"Always surround yourself with people who are better than you. Whatever it is that you are not - surround yourself with them." A surprising bit of business advice offered by Harriet Green, former boss of the Thomas Cook Group.
If you are into CEO-spotting, then a BBC News building is as good a place as any to be based.
Nearly every day a major company will report financial results, meaning a chief executive will step up to the camera, or microphone. Whether it's to bask in the glory, or to put a brave face on things.
With all this talent on our doorstep, we decided to set up our own business venture. Why not politely grab these CEOs as they passed through, and ask them one simple question on camera:
"What is the advice you wish you'd had, when you started out?"
Although CEOs are busy people, most were delighted to take time out to ponder this question. After all, who doesn't want to be regarded as a fount of wisdom?
The results of our CEO sampling is running on our Social Media platforms this week: @BBCBusiness on Twitter, our BBC Business Facebook page, BBC Shorts on Instagram and BBC Business News on LinkedIn - each video tagged with #CEOSecrets.
Here are the three core pieces of advice that emerged by consensus.
Pick your team
The entrepreneur is often portrayed as the swashbuckling individualist, battling unbelievers to create a business around his or her groundbreaking idea.
A lone crusader in the Dragon's Den.
But many of our CEOs chose to reflect on the importance of the team around them, especially in the early days of the business.
"If you are starting a new business, it's crucial you choose the people you are going to work with, and then treat them well," explained Ruth Rogers, co-founder of The River Cafe. "You are going to be spending a lot of time with them", she cautioned.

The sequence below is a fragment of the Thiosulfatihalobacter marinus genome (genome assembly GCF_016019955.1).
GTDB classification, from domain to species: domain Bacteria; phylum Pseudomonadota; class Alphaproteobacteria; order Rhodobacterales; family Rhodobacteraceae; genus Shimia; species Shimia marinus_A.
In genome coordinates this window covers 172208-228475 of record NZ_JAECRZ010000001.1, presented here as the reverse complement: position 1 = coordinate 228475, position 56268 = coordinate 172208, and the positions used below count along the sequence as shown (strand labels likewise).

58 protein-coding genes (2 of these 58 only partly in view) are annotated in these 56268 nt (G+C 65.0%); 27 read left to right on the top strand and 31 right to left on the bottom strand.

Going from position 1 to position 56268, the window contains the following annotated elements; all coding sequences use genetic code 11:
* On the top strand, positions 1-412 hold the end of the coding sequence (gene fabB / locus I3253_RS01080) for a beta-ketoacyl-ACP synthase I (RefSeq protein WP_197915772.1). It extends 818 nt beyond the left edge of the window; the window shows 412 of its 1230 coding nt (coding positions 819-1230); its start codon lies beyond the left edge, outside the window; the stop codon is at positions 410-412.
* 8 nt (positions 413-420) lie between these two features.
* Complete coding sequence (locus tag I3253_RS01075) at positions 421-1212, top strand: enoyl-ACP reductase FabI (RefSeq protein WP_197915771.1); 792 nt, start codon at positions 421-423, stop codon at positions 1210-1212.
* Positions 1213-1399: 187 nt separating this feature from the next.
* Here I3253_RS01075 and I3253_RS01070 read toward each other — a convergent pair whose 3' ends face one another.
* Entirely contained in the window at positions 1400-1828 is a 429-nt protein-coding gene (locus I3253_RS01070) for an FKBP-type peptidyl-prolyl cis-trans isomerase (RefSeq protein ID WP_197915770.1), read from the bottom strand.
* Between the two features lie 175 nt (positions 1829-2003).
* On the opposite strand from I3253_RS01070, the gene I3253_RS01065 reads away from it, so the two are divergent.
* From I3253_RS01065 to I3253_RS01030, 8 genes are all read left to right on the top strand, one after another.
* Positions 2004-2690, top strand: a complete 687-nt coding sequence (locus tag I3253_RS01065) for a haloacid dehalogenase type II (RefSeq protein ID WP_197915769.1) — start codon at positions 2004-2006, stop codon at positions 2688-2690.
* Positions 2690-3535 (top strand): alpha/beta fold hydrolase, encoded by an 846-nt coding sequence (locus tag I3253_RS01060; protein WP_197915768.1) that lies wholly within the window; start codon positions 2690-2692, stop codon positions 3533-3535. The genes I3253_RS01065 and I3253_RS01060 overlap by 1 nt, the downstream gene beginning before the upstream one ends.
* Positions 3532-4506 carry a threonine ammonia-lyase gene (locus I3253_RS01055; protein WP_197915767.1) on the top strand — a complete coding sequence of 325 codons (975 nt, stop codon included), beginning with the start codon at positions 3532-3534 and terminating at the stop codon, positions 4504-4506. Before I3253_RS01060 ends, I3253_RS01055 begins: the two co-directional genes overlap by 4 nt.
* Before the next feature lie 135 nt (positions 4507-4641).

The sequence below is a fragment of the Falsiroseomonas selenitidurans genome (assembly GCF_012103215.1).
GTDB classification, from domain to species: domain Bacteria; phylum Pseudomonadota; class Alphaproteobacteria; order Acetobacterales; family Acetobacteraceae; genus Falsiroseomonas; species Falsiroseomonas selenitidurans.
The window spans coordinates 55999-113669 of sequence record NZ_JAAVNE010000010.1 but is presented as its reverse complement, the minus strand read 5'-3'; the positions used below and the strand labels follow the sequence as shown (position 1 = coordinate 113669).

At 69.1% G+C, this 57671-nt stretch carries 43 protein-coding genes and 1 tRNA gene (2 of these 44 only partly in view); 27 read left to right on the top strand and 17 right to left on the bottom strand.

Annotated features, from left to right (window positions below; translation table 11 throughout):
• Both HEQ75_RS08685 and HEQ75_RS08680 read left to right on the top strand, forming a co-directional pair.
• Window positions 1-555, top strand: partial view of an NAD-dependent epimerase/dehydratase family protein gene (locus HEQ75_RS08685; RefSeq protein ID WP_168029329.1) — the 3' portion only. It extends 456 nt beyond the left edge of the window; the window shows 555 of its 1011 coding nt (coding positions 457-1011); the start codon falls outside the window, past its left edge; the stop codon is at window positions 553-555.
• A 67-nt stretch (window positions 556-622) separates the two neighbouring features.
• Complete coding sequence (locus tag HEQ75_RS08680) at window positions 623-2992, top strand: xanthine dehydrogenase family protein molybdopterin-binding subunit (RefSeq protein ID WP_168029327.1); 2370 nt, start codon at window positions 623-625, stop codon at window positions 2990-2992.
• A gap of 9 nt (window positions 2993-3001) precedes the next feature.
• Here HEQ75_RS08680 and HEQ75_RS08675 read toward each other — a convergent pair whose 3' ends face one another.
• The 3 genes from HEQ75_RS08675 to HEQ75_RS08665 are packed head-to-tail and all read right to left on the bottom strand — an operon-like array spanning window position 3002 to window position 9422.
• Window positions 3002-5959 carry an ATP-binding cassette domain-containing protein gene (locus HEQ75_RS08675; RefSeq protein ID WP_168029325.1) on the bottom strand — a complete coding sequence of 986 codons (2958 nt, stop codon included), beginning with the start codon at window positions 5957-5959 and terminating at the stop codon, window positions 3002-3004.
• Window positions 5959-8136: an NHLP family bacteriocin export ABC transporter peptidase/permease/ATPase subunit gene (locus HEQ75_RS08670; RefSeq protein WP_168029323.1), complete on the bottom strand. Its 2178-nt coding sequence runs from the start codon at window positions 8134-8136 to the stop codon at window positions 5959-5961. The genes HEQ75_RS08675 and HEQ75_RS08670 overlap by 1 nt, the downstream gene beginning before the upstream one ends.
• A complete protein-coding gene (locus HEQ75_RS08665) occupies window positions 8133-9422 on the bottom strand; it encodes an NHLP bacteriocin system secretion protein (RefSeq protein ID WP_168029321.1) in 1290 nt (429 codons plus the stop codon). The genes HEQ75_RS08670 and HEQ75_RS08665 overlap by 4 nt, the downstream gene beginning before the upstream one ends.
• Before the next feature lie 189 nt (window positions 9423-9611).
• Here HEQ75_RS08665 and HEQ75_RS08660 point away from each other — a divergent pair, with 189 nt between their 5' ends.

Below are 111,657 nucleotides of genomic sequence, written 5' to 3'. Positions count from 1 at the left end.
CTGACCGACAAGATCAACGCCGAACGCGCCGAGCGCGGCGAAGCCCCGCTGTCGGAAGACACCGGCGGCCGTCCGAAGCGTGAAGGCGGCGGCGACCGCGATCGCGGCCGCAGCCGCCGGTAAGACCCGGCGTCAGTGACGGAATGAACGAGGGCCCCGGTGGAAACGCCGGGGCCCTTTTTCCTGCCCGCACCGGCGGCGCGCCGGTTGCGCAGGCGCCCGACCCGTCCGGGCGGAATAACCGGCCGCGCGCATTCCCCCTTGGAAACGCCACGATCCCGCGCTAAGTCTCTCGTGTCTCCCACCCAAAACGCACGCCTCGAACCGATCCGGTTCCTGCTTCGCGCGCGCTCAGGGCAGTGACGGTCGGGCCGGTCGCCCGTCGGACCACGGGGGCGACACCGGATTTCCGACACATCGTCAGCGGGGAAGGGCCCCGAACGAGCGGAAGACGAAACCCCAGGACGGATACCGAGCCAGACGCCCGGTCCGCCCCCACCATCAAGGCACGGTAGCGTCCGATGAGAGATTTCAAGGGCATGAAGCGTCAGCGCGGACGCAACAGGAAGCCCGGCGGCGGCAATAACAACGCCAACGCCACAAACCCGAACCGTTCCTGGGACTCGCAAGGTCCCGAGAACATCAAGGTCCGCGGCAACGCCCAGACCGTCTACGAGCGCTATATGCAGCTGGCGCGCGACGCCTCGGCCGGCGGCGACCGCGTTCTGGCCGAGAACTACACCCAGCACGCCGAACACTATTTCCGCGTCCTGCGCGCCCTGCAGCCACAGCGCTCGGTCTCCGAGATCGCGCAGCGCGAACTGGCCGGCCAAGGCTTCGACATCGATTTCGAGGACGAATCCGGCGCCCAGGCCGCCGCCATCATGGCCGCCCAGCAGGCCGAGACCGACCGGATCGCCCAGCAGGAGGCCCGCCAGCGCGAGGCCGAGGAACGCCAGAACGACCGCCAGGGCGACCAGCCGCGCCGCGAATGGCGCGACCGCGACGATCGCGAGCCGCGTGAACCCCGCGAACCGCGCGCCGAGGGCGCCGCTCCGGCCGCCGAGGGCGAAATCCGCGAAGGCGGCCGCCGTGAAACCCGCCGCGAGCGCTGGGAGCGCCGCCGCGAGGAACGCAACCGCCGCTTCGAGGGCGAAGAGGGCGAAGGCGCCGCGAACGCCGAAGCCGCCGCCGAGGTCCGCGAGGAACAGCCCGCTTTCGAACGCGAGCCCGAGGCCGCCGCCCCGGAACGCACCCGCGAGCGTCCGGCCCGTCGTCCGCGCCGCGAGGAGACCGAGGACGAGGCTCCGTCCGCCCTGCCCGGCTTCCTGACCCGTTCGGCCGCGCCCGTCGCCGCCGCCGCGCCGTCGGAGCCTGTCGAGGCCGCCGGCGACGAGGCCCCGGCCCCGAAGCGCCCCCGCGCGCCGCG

"I really would advise you to get two or three people to go into business with," said Richard Reed, one of the founders of Innocent Drinks, "who have got the same values as you, but different skills."
This will make you a strong, dynamic team, "capable of nailing every bit of the business", he reckons.
Harriet Green, former CEO of the Thomas Cook Group, put it succinctly, when we caught up with her at the Businesswoman of the Year Awards.
"Whatever it is that you are not, surround yourself with them."
Sir James Dyson - the engineer best known for his eponymous vacuum cleaners - was very specific about the type of people you should surround yourself with when embarking on your venture. "Engineers and scientists", he insisted.
"Trust in them, believe in them and back them."
Mind you, he is well known as a champion of engineers. Not only is he one himself. His Dyson Building at the Royal College of Art houses a business incubation lab, that churns out dozens of designers and engineers like him every year.
Perhaps it was obvious that Reid Hoffman would make networking part of his advice.
After all, he has literally built his career around it, founding the business-orientated online social network LinkedIn.
"People that you meet in school, that you meet in work...provide the opportunity for how you progress in your career," he said.
"If I had understood this when I was younger, I would have become much more directed and become an entrepreneur earlier."
Did this mean friendships should be pursued with career development in mind - or is the process more natural than that? He didn't elaborate.
Perhaps more surprisingly, networking was also the first piece of advice offered by rapper and business mogul Tinie Tempah.
"Network from an early age", he advised. For him this means just being sociable and building a diverse group of friends, who you can tap into for opportunities.
"The single most important thing in business is to go out there and give it a go," according to Richard Reid. "Get started, and good luck."
Many of the CEOs we caught up with returned to this idea of prioritising action over contemplation (ironically, since we had asked them to engage in a highly abstract and contemplative exercise).
For Sir James Dyson, this means overcoming the fear of making mistakes.
"Fifty per cent of the decisions you make will be wrong - learn from them."
In the case of Giles Dean, a personal fitness entrepreneur, you could feel the anguish in his voice as he spoke of leaving it late in life to enter the world of business.
He was a barrister helping others in their commercial endeavours, until he started his own business in his forties.
"Their dreams were happening and I was watching from the sidelines", he said mournfully.
"But the frustration that caused me eventually galvanised me into action."
"Make sure you've got a belief that you will sacrifice everything for, and as soon as you've got that - get on with it."